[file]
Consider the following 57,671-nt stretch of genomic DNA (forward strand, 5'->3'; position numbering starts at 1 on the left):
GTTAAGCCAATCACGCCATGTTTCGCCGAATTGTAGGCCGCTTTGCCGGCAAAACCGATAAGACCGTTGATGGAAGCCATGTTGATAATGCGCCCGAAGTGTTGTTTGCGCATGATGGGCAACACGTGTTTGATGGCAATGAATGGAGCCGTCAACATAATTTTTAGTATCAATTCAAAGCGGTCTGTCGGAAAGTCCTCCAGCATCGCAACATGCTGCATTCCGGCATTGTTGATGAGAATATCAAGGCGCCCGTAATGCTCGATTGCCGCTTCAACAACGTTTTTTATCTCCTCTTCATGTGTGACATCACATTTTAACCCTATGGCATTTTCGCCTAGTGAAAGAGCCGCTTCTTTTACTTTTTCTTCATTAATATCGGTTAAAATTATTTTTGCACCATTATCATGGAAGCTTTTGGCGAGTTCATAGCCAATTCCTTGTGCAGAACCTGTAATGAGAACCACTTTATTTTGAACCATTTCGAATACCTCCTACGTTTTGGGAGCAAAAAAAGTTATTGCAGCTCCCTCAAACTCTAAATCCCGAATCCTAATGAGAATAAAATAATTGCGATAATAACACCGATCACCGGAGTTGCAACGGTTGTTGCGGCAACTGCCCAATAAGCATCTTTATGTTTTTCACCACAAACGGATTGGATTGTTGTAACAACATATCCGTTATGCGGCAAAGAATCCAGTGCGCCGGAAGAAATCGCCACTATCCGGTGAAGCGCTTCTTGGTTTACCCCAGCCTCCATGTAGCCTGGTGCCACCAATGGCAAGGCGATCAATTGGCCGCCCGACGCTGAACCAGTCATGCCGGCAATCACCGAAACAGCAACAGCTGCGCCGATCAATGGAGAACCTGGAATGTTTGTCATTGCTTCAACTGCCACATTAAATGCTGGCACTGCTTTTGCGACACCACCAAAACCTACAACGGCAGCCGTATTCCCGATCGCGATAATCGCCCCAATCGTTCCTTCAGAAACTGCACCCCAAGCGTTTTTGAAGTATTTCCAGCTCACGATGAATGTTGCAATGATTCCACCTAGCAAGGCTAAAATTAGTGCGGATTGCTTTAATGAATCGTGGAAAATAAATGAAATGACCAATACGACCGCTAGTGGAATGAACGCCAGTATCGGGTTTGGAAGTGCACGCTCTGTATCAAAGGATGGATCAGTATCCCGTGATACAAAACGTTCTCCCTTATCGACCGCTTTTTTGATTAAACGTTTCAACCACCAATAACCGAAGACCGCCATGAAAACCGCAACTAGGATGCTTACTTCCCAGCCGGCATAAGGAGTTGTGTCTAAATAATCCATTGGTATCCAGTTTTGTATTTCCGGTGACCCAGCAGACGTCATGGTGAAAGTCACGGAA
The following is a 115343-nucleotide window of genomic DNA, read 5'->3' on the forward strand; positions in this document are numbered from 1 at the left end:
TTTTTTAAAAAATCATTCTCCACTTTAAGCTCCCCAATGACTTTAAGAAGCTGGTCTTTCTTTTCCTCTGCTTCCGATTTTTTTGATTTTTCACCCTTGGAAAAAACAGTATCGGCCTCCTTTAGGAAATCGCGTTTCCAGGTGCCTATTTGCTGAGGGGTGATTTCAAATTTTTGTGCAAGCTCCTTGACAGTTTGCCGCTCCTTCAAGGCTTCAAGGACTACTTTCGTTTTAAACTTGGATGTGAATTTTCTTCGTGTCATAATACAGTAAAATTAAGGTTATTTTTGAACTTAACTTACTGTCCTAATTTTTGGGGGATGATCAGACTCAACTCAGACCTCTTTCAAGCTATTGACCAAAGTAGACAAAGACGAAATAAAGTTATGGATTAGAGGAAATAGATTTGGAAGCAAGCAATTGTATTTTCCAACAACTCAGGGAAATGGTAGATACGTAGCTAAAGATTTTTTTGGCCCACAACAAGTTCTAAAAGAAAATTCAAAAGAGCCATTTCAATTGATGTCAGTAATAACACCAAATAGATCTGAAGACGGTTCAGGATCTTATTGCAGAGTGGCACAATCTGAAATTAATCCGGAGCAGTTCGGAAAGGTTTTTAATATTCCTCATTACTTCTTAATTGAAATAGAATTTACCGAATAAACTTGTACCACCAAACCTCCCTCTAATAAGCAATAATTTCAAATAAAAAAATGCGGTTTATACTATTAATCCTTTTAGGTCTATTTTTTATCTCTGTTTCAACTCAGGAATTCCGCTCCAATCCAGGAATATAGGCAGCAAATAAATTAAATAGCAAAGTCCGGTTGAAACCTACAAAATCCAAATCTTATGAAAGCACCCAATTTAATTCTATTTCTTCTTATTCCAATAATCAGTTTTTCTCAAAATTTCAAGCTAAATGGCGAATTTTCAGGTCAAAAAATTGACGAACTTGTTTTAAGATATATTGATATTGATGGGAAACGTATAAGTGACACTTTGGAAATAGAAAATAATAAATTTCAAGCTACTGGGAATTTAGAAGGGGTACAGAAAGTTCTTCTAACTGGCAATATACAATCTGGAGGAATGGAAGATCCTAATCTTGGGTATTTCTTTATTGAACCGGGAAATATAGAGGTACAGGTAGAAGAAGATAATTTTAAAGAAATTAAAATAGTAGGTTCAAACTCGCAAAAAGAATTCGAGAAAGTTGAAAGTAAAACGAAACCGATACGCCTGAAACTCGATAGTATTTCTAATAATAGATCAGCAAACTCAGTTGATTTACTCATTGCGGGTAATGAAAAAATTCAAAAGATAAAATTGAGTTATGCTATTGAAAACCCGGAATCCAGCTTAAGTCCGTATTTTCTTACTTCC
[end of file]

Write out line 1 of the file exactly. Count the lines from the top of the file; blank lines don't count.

Consider the following 57,671-nt stretch of genomic DNA (forward strand, 5'->3'; position numbering starts at 1 on the left):